When ordinary citizens poured into the Capitol building to protest the late-night, sneak-attack passage of Walker's union-busting "budget repair bill" in the state assembly, the governor had the building locked. But my kids' gym teacher wiggled through a first-floor bathroom window to join the other citizens protesting inside.

That incredible citizen energy is what brought us to where we are today.

This recall election is not about the Democratic Party. It is not about Tom Barrett. It is certainly not about the Obama campaign.

It is about Wisconsinites standing up against the hostile takeover of our government and our community by a radical rightwing network fueled by massive quantities of corporate cash.

The Democratic Party did not know what to do with this citizens' movement.

The 30,000 volunteers who ran the historic recall petition drive, and the 1 million Wisconsinites who signed those petitions, would make a formidable ground force for Obama in this toss-up state come November.

But the political consultants thought a recall election was a dangerous idea. What if we lose? The money on the other side is overwhelming. The latest figures show Walker outfundraising Barrett 10-to-1. The Governor's $30 million, 70 percent from out of state, and the support of well-funded, national rightwing groups like Americans for Prosperity, make a daunting foe.

What if the recall takes away resources from the Obama campaign? Under Wisconsin law, there was no way to ensure the election would happen in November, on the same day as the Presidential race.

So the political strategists shied away.

But the citizens were more concerned about what was at stake here in Wisconsin than they were about political consultants' plans.

That's why we are going to the polls on June 5, and the President is tweeting his tepid support from far away.

This is not about Obama. This is about us.

Every parent in this state who has a child in the public schools knows what's at stake, as we face the largest cuts to public education in our state's history.

Students at our great university and technical colleges know what’s at stake. Walker cut our tech colleges by 30 percent. Coincidentally, the size of that cut was about equal to the money Wisconsin is losing since Walker reopened the "Las Vegas loophole"--a tax dodge that allows Wisconsin corporations to hide their profits in no-tax states like Nevada, and thereby avoid paying any corporate income tax at all.

Our model environmental protections have been slashed by Walker's DNR secretary--a rightwing hack from Wisconsin Manufacturers and Commerce who used to write a blog about the evils of regulation. She has presided over a historic drop in environmental law enforcement and recently allowed a friend at a company that dumped illegal levels of human sewage in a residential area, imperiling neighbors' health, to get away without being prosecuted.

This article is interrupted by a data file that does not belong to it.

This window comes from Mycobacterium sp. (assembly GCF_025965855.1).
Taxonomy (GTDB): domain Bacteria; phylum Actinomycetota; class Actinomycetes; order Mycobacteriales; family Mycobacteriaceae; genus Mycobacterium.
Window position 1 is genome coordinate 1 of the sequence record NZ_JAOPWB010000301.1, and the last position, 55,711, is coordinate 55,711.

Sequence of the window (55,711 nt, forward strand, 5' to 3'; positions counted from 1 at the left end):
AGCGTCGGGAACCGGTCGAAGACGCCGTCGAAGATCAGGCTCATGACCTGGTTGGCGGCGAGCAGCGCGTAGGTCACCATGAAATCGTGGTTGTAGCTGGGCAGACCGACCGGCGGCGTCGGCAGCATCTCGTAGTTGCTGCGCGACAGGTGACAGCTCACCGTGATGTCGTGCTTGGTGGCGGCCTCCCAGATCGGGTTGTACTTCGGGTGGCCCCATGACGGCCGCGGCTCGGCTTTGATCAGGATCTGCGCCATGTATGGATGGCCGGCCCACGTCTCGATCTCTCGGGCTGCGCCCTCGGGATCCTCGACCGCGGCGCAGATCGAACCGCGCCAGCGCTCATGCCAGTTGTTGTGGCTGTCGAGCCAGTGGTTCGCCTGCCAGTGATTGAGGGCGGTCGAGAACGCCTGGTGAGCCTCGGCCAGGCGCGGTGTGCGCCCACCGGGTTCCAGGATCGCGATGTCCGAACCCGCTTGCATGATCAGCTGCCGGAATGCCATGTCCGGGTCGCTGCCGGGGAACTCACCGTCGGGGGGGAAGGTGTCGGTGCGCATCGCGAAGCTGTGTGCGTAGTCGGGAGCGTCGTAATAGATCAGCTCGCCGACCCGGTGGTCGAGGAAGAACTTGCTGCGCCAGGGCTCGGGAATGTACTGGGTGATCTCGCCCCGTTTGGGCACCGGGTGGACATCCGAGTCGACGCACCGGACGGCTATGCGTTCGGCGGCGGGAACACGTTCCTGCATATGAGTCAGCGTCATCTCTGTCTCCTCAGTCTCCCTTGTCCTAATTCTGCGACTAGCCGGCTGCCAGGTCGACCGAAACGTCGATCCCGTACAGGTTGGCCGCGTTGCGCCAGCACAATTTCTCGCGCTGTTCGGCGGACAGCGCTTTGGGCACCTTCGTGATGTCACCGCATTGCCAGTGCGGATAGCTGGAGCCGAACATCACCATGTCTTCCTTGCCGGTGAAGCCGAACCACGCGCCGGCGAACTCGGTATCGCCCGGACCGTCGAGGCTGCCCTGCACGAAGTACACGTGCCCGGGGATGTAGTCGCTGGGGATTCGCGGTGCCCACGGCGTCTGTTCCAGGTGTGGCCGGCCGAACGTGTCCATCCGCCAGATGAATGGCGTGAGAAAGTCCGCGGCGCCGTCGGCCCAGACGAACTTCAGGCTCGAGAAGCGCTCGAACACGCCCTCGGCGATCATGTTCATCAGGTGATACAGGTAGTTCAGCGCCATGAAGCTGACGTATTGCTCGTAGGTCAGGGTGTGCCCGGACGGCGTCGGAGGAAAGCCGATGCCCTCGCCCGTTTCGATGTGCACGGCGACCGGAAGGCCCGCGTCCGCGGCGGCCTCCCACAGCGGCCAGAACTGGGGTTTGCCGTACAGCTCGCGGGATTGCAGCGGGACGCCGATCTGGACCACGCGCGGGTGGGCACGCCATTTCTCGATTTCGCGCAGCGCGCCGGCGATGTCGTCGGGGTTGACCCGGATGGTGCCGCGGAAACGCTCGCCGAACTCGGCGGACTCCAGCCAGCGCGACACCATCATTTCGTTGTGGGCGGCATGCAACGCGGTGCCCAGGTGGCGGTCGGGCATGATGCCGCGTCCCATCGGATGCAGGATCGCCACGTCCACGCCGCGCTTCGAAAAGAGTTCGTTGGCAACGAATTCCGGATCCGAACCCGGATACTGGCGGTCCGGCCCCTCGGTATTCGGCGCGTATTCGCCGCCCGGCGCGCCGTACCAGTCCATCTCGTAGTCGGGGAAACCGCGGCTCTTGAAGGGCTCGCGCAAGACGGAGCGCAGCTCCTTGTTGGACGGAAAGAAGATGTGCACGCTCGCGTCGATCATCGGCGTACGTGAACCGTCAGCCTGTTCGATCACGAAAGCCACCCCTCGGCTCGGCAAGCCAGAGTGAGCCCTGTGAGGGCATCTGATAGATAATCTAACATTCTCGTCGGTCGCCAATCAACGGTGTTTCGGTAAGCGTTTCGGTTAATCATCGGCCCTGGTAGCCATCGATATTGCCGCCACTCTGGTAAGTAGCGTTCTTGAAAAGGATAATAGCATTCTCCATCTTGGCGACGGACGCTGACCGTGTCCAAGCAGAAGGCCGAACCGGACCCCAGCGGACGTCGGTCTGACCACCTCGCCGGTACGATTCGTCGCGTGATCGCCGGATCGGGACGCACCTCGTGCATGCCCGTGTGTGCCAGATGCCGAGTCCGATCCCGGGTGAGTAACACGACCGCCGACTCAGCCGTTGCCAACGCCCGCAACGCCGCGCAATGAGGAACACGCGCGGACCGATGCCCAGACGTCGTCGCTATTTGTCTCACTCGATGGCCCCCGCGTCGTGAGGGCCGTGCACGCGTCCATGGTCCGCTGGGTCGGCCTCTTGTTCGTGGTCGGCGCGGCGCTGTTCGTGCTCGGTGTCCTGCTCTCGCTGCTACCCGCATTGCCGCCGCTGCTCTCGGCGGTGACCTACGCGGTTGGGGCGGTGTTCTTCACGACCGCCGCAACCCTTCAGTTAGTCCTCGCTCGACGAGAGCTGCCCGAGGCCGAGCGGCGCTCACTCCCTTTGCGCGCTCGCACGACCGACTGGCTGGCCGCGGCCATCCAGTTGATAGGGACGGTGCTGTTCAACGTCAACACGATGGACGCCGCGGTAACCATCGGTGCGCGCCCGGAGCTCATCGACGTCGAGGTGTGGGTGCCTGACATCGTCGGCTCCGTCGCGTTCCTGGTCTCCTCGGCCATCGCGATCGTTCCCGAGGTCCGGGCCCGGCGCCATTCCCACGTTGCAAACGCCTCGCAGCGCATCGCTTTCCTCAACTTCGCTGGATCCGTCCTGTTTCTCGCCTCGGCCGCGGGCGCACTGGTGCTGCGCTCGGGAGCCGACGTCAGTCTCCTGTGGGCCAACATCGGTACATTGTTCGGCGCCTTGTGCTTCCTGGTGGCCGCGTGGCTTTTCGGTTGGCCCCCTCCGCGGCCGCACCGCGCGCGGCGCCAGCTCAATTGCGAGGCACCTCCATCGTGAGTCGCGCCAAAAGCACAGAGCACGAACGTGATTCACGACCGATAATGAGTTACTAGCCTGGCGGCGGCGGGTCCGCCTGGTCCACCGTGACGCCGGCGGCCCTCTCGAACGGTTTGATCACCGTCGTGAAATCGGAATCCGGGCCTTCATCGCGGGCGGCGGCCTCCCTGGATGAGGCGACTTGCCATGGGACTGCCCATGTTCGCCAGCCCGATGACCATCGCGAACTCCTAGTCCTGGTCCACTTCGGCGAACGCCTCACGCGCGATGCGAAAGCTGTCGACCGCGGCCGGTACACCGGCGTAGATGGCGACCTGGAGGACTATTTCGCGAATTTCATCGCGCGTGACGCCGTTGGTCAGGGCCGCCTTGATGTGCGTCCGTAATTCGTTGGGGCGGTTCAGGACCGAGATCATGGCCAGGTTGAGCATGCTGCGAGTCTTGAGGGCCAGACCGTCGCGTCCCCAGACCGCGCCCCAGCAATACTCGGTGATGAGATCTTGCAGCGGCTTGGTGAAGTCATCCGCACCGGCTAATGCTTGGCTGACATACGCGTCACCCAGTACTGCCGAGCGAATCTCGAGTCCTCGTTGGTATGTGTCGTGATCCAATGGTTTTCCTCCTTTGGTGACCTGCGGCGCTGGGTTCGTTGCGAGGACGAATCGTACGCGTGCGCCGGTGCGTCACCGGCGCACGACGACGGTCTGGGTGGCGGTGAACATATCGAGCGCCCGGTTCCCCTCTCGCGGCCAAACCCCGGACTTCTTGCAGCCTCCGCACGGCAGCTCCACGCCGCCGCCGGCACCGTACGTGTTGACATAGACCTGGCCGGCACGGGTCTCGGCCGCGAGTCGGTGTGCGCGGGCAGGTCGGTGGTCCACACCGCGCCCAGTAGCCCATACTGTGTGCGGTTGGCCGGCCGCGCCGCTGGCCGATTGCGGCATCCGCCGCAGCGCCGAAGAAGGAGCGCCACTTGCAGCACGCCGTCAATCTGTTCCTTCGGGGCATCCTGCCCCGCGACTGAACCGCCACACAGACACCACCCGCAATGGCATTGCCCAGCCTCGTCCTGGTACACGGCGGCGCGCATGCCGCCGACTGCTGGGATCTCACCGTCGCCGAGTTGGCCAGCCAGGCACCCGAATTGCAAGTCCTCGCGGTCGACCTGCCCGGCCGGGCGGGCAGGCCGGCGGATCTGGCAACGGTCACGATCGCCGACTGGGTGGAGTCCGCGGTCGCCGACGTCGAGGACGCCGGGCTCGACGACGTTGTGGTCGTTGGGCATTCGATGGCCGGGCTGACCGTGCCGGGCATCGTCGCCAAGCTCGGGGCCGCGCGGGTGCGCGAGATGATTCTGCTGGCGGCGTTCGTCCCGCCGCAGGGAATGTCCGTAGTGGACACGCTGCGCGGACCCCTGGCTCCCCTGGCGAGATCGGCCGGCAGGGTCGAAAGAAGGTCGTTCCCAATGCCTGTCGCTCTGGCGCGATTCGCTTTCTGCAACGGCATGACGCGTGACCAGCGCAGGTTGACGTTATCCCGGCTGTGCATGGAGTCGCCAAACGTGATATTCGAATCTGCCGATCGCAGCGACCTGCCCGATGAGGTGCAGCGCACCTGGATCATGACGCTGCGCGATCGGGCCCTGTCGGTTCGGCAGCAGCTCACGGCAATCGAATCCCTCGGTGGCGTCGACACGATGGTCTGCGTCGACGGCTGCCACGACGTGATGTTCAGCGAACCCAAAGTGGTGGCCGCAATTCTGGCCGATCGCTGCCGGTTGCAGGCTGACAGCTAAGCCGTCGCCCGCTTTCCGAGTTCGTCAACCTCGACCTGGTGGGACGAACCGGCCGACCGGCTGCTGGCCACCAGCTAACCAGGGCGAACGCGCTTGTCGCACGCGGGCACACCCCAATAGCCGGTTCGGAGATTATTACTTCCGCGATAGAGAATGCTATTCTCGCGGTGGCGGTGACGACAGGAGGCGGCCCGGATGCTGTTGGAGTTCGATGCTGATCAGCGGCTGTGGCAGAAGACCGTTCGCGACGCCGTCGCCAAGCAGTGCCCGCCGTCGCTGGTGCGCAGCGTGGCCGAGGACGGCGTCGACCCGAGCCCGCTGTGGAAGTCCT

And, of course, there is the criminal aspect.

The score so far in the John Doe investigation of Walker's closest aides and associates: 6 indictments, 15 felony charges, 2 convictions, 13 people, including the governor's spokesman, granted immunity.

Over the weekend we learned that Walker is likely the target of both state and federal prosecutors in a case that involves campaigning on the taxpayers' time, misuse of funds, and obstructing justice.

One of Walker's closest aides, Tim Russell, who has been implicated in some of the sleaziest aspects of the John Doe investigation, now appears to be cooperating with prosecutors.

Win or lose today, Walker may leave office under a legal cloud.

Win or lose today, the people of Wisconsin are going to keep on fighting the fundamental ideological battle of this election: money versus people in our democracy, solidarity versus the divide-and-conquer strategy that leads workers into a race to the bottom, clean and open government versus corruption and cronyism, protecting the environment versus selling it off, our future, our children's future, the future of our community.

We are in this fight because we have no choice. The stakes are too high. We are going to have to go ahead and make history, as we have been doing so well—and so much to everyone's surprise all along.

If you liked this article by Ruth Conniff, the political editor of The Progressive, check out her story "What’s at Stake in Wisconsin."

Follow Ruth Conniff @rconniff on Twitter